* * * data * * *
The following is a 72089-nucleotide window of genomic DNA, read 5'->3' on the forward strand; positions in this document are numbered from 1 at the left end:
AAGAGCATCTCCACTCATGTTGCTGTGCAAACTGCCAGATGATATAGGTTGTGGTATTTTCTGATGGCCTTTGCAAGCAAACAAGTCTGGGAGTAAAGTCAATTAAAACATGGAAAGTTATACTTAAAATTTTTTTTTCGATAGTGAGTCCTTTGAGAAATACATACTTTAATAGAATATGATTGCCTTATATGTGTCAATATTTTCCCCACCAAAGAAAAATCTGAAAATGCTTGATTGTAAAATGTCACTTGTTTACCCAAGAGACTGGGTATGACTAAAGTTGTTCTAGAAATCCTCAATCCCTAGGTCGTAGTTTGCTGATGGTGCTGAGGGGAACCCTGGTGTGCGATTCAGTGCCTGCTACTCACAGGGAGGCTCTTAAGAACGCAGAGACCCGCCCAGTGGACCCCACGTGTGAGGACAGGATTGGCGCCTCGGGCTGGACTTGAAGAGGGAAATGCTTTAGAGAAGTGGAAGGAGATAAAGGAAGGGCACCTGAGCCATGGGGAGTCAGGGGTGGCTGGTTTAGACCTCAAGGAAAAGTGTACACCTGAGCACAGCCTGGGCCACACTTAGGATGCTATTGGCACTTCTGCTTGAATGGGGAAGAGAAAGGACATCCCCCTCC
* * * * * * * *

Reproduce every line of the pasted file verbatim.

The following is a 72089-nucleotide window of genomic DNA, read 5'->3' on the forward strand; positions in this document are numbered from 1 at the left end:
AAGAGCATCTCCACTCATGTTGCTGTGCAAACTGCCAGATGATATAGGTTGTGGTATTTTCTGATGGCCTTTGCAAGCAAACAAGTCTGGGAGTAAAGTCAATTAAAACATGGAAAGTTATACTTAAAATTTTTTTTTCGATAGTGAGTCCTTTGAGAAATACATACTTTAATAGAATATGATTGCCTTATATGTGTCAATATTTTCCCCACCAAAGAAAAATCTGAAAATGCTTGATTGTAAAATGTCACTTGTTTACCCAAGAGACTGGGTATGACTAAAGTTGTTCTAGAAATCCTCAATCCCTAGGTCGTAGTTTGCTGATGGTGCTGAGGGGAACCCTGGTGTGCGATTCAGTGCCTGCTACTCACAGGGAGGCTCTTAAGAACGCAGAGACCCGCCCAGTGGACCCCACGTGTGAGGACAGGATTGGCGCCTCGGGCTGGACTTGAAGAGGGAAATGCTTTAGAGAAGTGGAAGGAGATAAAGGAAGGGCACCTGAGCCATGGGGAGTCAGGGGTGGCTGGTTTAGACCTCAAGGAAAAGTGTACACCTGAGCACAGCCTGGGCCACACTTAGGATGCTATTGGCACTTCTGCTTGAATGGGGAAGAGAAAGGACATCCCCCTCC